In Smith’s work, this undertaking—to render vision palpable, to negotiate a resolution of drawing and sculpture—is restored to the realm of play.  Though the effort trails the work as a kind of depth-enhancing shadow, Smith welcomed back the humor, and the pleasure, that is latent in Dada and Surrealism.  Map/Web 3 (Figure 2) is an especially playful sculpture; suspended from the ceiling, and also tethered to the floor, it is dominated by a horizon-like bar that develops, at one end, a half-curved, distinctly spider-like web, and at the other a sporty three-pronged appendage evocative of both a lively fish and the hook that might catch it.  Both these linear digressions, as well as another, pentagon-shaped form that stands above the horizon, are hung with clay rings in all colors, from day-glo at the trident terminus to bold primaries in the five-sided form and pale pastels at the other, looping end.  The marked horizontality of this sculpture, the gentle movement implied by its suspension between ceiling and floor, which are developed further elsewhere.  For instance the webs of nautical associations, which are developed further elsewhere.  For instance the webs of Hygroscopic (Figure 3 opposite) and Repine (Figure 17) are made entirely of rope, which is knotted like fishing nets and hung with relatively clunky clay rings that suggest buoys or channel markers.  The soft, draping forms of these wall sculptures connect them to others in which Smith emphasizes a kinship to textiles, and to the crafts traditionally identified as women’s work.  Two Hearts (Figure 18), an irregular web woven of varieties of cord and rope and incorporating a lace doily, along with various clay and beeswax beads, plays expertly on the metaphorical applications of weaving.  Shuttling the weft of graphic mark-making against the warp of sculpture, it also weaves the seductions—or, the snares—of conventional femininity against the rectitude associated with regular gridded form.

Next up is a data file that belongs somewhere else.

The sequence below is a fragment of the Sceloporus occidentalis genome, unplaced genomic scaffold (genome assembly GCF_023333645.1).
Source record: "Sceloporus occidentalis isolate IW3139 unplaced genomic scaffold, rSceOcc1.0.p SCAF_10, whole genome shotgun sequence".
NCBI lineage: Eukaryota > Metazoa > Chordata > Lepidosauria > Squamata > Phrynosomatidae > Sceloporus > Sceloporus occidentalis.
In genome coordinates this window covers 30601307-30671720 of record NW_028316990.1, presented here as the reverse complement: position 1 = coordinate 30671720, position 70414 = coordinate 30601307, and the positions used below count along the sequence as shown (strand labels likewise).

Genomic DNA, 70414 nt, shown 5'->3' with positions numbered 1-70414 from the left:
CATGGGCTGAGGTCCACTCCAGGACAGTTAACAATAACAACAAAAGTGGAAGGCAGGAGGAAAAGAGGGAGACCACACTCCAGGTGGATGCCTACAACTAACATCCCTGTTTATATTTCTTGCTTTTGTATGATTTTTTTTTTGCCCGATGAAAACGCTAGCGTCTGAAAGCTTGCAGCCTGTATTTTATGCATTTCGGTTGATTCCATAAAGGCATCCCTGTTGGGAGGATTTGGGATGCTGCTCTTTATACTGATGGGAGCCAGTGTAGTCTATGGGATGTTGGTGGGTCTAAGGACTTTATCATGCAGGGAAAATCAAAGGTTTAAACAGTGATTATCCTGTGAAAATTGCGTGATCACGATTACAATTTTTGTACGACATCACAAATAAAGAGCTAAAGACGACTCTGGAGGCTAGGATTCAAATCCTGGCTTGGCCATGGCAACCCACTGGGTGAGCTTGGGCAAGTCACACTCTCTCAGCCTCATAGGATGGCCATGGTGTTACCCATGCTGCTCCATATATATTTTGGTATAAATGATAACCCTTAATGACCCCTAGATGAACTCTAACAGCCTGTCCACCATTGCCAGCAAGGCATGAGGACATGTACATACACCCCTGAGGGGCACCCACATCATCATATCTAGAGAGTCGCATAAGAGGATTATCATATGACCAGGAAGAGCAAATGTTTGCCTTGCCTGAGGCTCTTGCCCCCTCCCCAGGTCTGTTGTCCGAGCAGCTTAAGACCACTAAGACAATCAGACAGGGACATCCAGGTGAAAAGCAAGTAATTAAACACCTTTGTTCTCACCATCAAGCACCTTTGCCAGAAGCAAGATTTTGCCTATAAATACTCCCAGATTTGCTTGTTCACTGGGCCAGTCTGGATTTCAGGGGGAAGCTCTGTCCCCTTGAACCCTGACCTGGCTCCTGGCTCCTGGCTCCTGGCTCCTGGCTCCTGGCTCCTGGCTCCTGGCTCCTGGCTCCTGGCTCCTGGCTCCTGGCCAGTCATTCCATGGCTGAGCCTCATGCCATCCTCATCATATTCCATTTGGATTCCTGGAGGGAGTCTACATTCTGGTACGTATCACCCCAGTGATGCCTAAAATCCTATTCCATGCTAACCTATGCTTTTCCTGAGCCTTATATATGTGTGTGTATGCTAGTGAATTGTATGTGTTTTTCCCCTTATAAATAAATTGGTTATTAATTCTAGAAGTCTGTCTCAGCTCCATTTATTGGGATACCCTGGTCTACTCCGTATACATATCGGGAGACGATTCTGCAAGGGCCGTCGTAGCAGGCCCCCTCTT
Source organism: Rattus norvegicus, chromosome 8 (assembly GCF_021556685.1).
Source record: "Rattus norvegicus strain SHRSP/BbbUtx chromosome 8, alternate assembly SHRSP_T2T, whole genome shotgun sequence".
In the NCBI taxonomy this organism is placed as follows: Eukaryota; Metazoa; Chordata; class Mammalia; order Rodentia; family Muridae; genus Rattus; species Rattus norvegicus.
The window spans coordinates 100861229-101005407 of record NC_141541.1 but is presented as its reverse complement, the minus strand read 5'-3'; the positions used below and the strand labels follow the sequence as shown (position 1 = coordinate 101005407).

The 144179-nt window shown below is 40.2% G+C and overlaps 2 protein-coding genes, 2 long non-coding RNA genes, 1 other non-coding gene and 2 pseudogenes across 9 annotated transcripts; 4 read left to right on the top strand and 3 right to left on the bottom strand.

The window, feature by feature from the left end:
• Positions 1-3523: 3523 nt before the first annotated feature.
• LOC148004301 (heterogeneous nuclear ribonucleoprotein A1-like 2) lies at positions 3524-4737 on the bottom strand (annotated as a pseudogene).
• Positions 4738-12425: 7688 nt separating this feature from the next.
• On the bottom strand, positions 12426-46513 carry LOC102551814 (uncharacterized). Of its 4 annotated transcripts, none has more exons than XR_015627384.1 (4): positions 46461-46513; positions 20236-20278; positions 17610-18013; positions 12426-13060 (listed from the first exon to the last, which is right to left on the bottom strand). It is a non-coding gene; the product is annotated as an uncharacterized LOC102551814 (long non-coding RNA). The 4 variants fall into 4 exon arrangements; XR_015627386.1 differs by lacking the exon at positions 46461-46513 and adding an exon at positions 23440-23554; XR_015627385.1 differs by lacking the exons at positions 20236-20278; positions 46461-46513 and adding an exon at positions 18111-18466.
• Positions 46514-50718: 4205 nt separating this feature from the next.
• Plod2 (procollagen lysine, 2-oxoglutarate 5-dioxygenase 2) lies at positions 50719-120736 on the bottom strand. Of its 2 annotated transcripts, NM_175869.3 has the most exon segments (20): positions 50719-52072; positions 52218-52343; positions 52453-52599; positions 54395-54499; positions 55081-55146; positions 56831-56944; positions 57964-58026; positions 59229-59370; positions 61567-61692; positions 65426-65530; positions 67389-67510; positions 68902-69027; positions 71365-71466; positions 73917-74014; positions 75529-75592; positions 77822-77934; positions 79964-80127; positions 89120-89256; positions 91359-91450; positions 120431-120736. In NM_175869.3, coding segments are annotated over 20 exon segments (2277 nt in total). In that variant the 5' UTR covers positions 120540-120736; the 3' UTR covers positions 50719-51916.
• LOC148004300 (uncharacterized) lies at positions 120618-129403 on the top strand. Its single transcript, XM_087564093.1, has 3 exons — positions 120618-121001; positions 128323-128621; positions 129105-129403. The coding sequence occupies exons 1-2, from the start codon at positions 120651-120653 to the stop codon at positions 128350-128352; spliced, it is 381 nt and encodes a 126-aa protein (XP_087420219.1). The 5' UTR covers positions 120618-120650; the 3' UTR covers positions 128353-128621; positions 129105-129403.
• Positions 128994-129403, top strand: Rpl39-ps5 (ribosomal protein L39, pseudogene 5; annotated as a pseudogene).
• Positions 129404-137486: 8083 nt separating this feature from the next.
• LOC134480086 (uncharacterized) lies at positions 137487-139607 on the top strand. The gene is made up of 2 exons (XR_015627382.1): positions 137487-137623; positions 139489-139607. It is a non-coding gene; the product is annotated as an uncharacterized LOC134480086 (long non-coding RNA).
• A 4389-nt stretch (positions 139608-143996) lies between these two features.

Connected to this circle of associations—domestically and mothering, the decorative and useful arts—but from another angle, Action Figures (Figure 23) unites the languages of girlish jewelry and boy’s toys.  In this anomalous diptych, Smith brought together an unusually wide range of media and methods, creating two small figures that each feature parallel upright elements projecting from a narrow horizontal bar, below which hang heavy, necklace-like lengths of rope adorned in double layers with clay rings.  In one case, applied directly to the wall; in the other, they are made of metal bars stacked, to various heights, with multicolored rings.  The innocent, loopy excess of the lavish necklaces, the subdued menace of the barred uprights, and the toy-like manipulables that they share, define the narrative terrain of an unclassifiable hybrid that is part wall-drawing, part sculpture, and part functional object.  Much the same could be said of Map/Web/Net (Figure 10), a grandly expansive work that begins as a map-based metal armature hung with clay rings, and develops in a coil of beaded rope that sweeps to the floor; further extensions include a tenuous web of pastel-colored plastic lanyard, which by its association with simple, childish craft is as defiantly insubordinate as it is delicate and graceful.

As Map/Web/Net illustrated, Smith has not abandoned mapping as a reference point, and in a few new works it figures prominently.  Traffic Density (Figure 16 and cover illustration), for instance, is a quirky work made of painted metal with protuberant little prongs—they suggest twigs—which each support a few clay rings.  The straight-edged but oddly digressive shapes derives from a section of a railway map that illustrates not just main and secondary routes, but also the relative volume of their usage, heavier lines indicating higher traffic density (hence the title).  The odd compatibility of terminology for trees and trains—trunk lines, branches—is reflected in the form of this elusive work, which looks a little like a stumpy, silvery tree, its arms hung not with leaves but, as in some pagan festival, festive clay ornaments.  As a map, Traffic Density is an especially confounding tool, leading us into a congested thicket of associations, beguiling us with brightly colored distractions.  To imagine using it—or indeed any of Smith’s map-based work—as an instrument for guiding travel is to consider the kind of singular locomotion so influentially promoted by Guy Debord and the Situationniste International he led in Paris in the late 1950s.  Particularly relevant is Debord’s notion of the derive, a passage through urban space that is a kind of drift, a slowly cumulative progress.  In a Situationnist pronouncement of 1958, this concept was explained as “a technique of transient passage through varied ambiances.  The derive entails playful-constructive behavior and awareness of psycho-geological effects; which completely distinguishes it from the classic notions of the journey and the stroll. … The element of chance is less determinant that one might think: from the derive point of view cities have a psycho-geological relief, with constant currents, fixed points and vortexes which strongly discourage entry into or exit from certain zones.”